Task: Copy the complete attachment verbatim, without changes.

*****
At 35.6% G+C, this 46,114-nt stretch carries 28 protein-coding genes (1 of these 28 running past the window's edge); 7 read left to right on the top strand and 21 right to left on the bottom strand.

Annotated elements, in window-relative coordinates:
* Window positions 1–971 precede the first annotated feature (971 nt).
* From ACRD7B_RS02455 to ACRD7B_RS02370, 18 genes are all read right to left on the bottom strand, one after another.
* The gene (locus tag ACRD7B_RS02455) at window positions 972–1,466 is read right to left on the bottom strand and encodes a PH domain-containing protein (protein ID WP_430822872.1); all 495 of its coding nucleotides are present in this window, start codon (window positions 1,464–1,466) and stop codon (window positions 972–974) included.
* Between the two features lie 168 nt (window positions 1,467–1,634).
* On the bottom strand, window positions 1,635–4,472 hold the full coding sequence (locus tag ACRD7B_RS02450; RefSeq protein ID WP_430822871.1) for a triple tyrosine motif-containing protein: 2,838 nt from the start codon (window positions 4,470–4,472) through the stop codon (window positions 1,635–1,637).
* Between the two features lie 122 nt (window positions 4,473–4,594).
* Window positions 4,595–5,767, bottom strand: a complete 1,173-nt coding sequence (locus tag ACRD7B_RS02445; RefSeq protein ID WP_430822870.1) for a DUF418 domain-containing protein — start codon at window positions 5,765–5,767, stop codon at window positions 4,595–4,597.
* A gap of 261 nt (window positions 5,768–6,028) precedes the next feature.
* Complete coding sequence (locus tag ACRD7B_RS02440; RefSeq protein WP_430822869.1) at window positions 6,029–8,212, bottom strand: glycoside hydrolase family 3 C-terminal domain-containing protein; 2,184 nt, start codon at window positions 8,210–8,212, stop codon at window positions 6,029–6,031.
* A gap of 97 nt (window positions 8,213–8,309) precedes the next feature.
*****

At 35.6% G+C, this 46,114-nt stretch carries 28 protein-coding genes (1 of these 28 running past the window's edge); 7 read left to right on the top strand and 21 right to left on the bottom strand.

Annotated elements, in window-relative coordinates:
* Window positions 1–971 precede the first annotated feature (971 nt).
* From ACRD7B_RS02455 to ACRD7B_RS02370, 18 genes are all read right to left on the bottom strand, one after another.
* The gene (locus tag ACRD7B_RS02455) at window positions 972–1,466 is read right to left on the bottom strand and encodes a PH domain-containing protein (protein ID WP_430822872.1); all 495 of its coding nucleotides are present in this window, start codon (window positions 1,464–1,466) and stop codon (window positions 972–974) included.
* Between the two features lie 168 nt (window positions 1,467–1,634).
* On the bottom strand, window positions 1,635–4,472 hold the full coding sequence (locus tag ACRD7B_RS02450; RefSeq protein ID WP_430822871.1) for a triple tyrosine motif-containing protein: 2,838 nt from the start codon (window positions 4,470–4,472) through the stop codon (window positions 1,635–1,637).
* Between the two features lie 122 nt (window positions 4,473–4,594).
* Window positions 4,595–5,767, bottom strand: a complete 1,173-nt coding sequence (locus tag ACRD7B_RS02445; RefSeq protein ID WP_430822870.1) for a DUF418 domain-containing protein — start codon at window positions 5,765–5,767, stop codon at window positions 4,595–4,597.
* A gap of 261 nt (window positions 5,768–6,028) precedes the next feature.
* Complete coding sequence (locus tag ACRD7B_RS02440; RefSeq protein WP_430822869.1) at window positions 6,029–8,212, bottom strand: glycoside hydrolase family 3 C-terminal domain-containing protein; 2,184 nt, start codon at window positions 8,210–8,212, stop codon at window positions 6,029–6,031.
* A gap of 97 nt (window positions 8,213–8,309) precedes the next feature.